The 2019-2020 NBA season hasn't ended yet, but unless you're one of the four teams remaining in the playoffs, your attention has already turned to what next season will bring.
COVID-19 has altered not only this season but seasons to come.
The NBA draft usually happens in June. That event has now been pushed to mid-November.
The new season usually starts near the end of October, but the start of next season remains unknown.
Rumors have swirled all summer about the NBA potentially aiming for an early December or Christmas Day opening night, but commissioner Adam Silver now says those scenarios are unlikely.
In an interview with Bob Costas of CNN on Tuesday, Silver said his "best guess" is that the NBA season won't start until January at the earliest.
With the draft falling on November 18, the season will certainly have to be pushed back just to allow teams to draft players, bring in free agents, and have a full camp prior to the season.
Those aren't the only hurdles that face the NBA.
Silver also said that the league's goal for 2021 is to play a full 82-game season with fans in the stands.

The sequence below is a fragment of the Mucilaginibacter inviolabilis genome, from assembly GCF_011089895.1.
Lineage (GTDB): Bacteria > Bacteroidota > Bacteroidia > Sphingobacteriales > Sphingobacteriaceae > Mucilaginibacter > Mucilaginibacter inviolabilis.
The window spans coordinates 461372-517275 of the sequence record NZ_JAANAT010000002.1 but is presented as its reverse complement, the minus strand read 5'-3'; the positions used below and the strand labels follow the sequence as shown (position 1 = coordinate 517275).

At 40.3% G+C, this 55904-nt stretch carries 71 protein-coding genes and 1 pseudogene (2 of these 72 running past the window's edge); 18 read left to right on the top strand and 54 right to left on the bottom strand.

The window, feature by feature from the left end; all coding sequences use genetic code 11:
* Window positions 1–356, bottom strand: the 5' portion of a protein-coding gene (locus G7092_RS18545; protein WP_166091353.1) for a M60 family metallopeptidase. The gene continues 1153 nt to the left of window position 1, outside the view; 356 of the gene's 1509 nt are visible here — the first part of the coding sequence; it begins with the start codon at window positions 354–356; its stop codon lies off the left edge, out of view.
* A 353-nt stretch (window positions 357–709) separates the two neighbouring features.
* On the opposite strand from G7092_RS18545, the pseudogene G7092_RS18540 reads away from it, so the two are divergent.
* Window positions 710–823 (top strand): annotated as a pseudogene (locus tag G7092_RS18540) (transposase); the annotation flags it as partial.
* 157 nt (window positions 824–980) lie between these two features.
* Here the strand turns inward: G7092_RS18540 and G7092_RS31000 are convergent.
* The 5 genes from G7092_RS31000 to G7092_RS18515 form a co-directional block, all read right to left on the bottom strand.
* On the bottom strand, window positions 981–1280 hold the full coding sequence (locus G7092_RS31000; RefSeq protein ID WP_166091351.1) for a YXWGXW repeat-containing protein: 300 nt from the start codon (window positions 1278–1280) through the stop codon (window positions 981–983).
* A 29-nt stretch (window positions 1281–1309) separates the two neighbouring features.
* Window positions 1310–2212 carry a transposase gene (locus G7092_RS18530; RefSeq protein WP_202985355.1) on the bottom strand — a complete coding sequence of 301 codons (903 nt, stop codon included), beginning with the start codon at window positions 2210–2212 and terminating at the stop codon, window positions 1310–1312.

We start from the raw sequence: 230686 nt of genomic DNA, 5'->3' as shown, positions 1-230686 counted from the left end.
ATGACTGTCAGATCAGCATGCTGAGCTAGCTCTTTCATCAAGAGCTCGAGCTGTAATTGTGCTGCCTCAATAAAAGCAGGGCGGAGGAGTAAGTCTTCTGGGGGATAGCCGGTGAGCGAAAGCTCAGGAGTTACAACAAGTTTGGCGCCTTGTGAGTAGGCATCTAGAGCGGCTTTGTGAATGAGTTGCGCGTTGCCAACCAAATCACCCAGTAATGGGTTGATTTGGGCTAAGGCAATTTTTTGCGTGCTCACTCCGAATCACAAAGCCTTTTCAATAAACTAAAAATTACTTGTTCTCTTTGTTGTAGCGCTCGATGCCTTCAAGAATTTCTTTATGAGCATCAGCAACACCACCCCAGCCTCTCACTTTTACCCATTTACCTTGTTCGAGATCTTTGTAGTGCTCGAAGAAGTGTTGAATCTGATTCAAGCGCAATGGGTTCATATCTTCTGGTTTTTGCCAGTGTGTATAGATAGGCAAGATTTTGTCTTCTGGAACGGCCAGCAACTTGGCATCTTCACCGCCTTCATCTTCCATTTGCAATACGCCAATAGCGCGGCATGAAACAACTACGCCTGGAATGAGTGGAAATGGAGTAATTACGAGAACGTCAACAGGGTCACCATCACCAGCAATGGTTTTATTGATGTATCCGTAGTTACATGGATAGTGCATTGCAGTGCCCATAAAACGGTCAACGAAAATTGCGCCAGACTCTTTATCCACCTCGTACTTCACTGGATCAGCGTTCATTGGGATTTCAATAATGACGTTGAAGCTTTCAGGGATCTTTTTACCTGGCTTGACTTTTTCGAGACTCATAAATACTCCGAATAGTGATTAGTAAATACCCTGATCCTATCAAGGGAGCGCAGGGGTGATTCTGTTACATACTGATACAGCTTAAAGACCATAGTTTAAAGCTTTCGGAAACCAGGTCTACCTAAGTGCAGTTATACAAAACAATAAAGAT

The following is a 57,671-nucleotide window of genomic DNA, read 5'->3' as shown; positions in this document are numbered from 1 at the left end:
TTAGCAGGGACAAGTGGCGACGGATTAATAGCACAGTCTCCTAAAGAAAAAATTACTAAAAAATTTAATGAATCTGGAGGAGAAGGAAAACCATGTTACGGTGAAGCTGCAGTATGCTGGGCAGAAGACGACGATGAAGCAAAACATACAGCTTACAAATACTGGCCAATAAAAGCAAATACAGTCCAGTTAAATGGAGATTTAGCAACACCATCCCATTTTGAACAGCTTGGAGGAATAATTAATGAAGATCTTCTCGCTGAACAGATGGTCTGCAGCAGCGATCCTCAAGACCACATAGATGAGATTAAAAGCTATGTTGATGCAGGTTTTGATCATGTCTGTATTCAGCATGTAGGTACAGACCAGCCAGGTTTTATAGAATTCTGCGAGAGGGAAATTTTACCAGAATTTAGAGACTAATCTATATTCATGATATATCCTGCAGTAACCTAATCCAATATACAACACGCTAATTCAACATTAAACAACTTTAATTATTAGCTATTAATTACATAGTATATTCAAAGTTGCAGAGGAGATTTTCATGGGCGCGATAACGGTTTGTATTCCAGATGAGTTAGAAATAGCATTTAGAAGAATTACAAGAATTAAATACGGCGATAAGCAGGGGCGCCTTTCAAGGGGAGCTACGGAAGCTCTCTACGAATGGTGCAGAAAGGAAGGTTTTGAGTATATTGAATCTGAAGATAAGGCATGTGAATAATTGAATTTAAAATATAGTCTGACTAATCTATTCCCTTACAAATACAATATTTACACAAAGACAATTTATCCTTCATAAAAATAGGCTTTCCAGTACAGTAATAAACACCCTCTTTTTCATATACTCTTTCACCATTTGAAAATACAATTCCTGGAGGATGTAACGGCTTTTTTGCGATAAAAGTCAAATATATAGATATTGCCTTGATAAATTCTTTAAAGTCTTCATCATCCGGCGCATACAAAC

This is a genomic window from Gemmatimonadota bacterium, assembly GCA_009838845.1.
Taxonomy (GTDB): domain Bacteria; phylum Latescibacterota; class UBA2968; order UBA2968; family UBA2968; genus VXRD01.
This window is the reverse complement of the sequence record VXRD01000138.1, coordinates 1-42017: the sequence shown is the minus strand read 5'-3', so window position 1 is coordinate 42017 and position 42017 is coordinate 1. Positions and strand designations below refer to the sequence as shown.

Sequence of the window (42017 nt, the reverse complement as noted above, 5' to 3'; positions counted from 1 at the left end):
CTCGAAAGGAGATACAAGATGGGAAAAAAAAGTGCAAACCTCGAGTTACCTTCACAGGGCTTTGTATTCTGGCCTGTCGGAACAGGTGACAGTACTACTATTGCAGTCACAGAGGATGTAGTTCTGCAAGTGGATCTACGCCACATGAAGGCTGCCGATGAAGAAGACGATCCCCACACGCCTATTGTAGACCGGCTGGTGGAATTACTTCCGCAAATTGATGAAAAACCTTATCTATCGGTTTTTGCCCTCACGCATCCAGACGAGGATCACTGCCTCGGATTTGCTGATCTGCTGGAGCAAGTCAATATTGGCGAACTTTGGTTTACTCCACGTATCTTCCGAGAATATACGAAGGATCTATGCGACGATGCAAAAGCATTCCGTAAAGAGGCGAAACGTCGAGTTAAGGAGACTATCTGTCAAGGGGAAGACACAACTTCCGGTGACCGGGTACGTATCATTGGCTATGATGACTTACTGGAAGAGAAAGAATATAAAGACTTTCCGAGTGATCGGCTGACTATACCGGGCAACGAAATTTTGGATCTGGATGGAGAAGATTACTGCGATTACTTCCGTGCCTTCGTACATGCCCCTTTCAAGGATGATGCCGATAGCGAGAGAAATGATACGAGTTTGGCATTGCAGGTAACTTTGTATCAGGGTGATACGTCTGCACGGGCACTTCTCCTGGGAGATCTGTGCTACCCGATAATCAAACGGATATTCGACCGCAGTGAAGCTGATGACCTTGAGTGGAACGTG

While some NFL and college football stadiums have allowed a limited number of fans at games, the NBA is a much different case. The stadiums are much smaller, fans are in closer proximity to each other, and the arenas are also indoor venues which increases the risk of virus spread.
If there is not a vaccine available or a dramatic decrease in infection numbers (the United Stated eclipsed 200,000 deaths on Tuesday) the odds of fans being able to attend in person is a long shot.
If that's the case, does the NBA follow Major Lague Baseball, the NFL, and the NCAA - allowing home teams to host games in their home stadiums, just without fans - or does the NBA attempt to head back down to Orlando and re-live life in the bubble?
Either way, we might be waiting longer than expected for the 2021 season to finally tipoff.
[Listen to the latest Talkin’ Blazers Podcast with hosts NBA Champion Channing Frye and Emmy Award winner Dan Sheldon].